46 comments posted · 2 followers · following 0
Kids like lots of things other than picnics, otherwise churches wouldn't be as successful as they are. The reason you're only getting 11 humanists at your gathering, none of whom want family activities is that, I suspect, your humanist gathering is typical of such things-dry, intellectual conversation among people who prefer philosophical / political discussions to being warm and friendly. Perhaps that's not true, but I do hear that from a great many people who attend humanist events. I also hear, at least from those here in the Denver area, that the average age at a humanist meeting is around 60. That's fine, if that's the type of group you want, but I keep hearing over and over that humanist groups around the country seem to be bent on maintaining the status quo rather than trying to recruit new members. Churches, on the other hand, are quite successful at providing not only peer groups for older members, but are inclusive of younger members and those with families. If the atheist/humanist movements want to grow both in numbers and influence, groups need to find ways to be inclusive of those like me, and not just the older crowd only interested in philosophy and politics.
That's different than the activist groups we're discussing here, but it's also at the heart of the problem the whole atheist community has-everyone seems to want to only interact with those who are exactly like them, rather than form a community with strong social bonds. Unless we can get atheists to care, they won't pony up, and it's difficult to care when you don't feel that you're part of a community.
I don't think vjack is suggesting a new organization so much as a movement. Moveon.org, while being an organization, has really been successful at getting people who are not necessarily "members" to become active in causes that are important to them. Their website frankly isn't all that great in terms of content and design, but their true genius is in how they mobilize people. THAT'S what we need to learn from them.
One of the complaints that I've heard from many atheists over the years is that we tend to not be joiners and we resist traditional organizational hierarchies. Moveon.org has been really skillful in tapping into many people who share those tendencies, and they tend to avoid internal political issues in local groups because of it. Not completely, of course, because people are people and eventually, in any group, someone will start trying to be a leader and force everyone to agree with them. However, I've participated in some moveon.org activities, and they felt far more focused on the actual cause than on internal politics.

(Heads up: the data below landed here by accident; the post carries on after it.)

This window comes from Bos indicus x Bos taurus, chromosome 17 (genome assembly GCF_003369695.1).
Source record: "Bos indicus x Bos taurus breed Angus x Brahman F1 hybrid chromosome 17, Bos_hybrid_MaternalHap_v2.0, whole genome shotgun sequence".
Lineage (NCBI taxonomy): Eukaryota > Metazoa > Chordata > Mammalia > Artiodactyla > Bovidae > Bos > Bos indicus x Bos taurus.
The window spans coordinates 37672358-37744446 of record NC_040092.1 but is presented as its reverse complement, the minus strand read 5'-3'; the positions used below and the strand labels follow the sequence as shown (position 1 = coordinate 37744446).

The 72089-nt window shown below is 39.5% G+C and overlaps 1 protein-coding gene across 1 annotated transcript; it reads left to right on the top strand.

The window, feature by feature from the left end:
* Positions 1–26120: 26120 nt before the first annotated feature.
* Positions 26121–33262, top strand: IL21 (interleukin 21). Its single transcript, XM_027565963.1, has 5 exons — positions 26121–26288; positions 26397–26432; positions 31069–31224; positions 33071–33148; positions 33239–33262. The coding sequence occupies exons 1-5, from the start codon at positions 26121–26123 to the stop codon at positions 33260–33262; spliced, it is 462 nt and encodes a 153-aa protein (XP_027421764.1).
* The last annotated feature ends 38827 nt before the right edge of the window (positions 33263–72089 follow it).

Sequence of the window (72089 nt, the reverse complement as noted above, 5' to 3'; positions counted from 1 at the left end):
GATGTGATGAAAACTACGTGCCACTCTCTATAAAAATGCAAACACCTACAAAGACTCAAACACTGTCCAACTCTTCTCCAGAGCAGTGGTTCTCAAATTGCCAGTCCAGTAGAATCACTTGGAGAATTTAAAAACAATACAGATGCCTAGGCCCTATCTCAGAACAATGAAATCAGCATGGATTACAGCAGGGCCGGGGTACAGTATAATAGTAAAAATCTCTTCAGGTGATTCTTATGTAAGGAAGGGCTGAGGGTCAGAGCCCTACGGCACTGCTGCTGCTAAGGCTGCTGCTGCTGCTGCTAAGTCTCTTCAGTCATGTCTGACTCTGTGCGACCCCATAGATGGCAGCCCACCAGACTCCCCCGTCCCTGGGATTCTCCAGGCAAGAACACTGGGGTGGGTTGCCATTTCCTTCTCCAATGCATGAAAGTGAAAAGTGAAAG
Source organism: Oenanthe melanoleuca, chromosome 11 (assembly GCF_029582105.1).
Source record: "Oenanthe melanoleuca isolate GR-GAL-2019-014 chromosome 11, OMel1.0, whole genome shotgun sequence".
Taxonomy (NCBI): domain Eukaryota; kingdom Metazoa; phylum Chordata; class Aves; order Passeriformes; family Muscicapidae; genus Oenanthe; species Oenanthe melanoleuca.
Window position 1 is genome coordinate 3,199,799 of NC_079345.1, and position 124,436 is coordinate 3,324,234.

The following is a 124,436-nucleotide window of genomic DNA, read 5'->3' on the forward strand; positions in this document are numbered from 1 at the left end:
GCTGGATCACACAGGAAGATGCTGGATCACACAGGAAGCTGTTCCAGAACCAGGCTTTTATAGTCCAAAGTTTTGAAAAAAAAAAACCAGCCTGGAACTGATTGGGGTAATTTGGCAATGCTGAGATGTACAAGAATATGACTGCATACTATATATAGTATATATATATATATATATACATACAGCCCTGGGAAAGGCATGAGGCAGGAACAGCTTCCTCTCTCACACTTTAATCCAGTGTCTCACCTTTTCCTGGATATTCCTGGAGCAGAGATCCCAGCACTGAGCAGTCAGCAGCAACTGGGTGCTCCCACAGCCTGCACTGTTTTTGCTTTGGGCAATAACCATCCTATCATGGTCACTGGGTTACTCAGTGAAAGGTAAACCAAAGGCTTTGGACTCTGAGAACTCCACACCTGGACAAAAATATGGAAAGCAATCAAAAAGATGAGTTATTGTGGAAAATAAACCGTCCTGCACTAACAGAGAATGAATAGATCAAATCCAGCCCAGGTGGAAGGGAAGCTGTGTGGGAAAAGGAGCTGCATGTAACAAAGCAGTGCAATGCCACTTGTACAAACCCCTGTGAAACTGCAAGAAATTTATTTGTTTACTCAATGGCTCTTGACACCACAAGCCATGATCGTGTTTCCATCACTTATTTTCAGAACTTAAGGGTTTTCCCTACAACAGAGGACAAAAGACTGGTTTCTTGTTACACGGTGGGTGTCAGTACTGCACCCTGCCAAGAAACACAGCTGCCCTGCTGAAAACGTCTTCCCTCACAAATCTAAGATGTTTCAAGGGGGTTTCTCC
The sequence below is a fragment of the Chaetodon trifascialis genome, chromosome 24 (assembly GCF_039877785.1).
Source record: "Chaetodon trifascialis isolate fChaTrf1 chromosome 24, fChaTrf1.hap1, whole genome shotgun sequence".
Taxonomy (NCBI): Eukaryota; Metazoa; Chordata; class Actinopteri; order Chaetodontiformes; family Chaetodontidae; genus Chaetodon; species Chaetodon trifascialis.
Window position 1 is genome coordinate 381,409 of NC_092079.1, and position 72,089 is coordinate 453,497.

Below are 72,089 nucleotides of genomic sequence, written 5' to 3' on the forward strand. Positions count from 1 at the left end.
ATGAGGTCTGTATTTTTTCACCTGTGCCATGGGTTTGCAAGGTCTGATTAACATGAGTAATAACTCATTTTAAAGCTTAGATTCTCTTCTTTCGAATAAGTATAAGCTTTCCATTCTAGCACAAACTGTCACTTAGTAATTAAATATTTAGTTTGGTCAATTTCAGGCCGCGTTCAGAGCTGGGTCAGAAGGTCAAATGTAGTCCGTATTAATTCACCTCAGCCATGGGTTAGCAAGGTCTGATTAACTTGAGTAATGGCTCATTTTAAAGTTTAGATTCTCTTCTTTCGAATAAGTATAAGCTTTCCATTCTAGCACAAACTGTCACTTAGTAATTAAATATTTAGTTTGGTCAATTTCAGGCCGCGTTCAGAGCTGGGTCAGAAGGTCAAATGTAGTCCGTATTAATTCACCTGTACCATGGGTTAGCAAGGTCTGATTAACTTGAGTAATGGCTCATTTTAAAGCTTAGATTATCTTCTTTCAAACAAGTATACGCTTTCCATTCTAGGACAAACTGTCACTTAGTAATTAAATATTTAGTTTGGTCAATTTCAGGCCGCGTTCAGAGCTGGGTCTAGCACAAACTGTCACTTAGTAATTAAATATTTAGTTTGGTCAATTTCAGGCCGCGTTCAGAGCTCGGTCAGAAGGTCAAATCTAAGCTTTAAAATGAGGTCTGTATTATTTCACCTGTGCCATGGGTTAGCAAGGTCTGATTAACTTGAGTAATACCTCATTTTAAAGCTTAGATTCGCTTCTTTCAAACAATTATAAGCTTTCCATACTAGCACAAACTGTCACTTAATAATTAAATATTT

There's an organization here in Colorado called COCORE (http://www.cocore.org) that was formed for just such a purpose-to bring together the secular groups in Colorado to join forces for common causes. They were responsible for the "Don't believe in God? You are not alone" billboards that were up last fall, and while I think they've done a pretty decent job, they still struggle with getting people mobilized.
Having also participated in other community causes, my perception is that this is a people problem, not just an atheist or secular humanist problem. People have lives, families, jobs, hobbies and other things that get in the way, and the only way to get them mobilized is make the cost of NOT being mobilized big enough that they'll take action.
We have a particular problem being atheists, that many of us are not completely out, and even those who are out may not want to call attention to the fact because of the strife it causes in their family and/or work life. I think this problem may lessen over time, as more and more atheists are out and it becomes more acceptable, but right now, it seems like many people are just too busy living their lives or don't want to rock the boat.
So, the question becomes: how do we get atheists to care enough to become involved?
I visited your site and while I like the overall concept, there are a couple things that I think bear comment. First of all, as someone who designs and develops websites for a living, I may be overly biased, but the site design puts me off. I am admittedly a design snob, and I generally dislike and don't use sites that I find unappealing, unless the content is really worthwhile.
Secondly, and most importantly, the whole milesians concept, while it sounds good, takes too much explanation, and frankly, people just don't have the time and patience to work through that. The brights movement has the same problem-it takes too much explanation to define the term (plus they have the whole arrogance factor to overcome). In order to build a community and a movement, we have to convince all the splinter groups that a central site offers more than they would get by going to CFI or atheists.org or any of the other groups.
Drupal is terrible. People like it because it's free, but the way it works is clumsy and confusing. Creating a custom site in Drupal is incredibly time intensive. If you're content with just dumping your site into a crappy template, it's ok, but for anything sophisticated and even moderately well-designed, it's awful.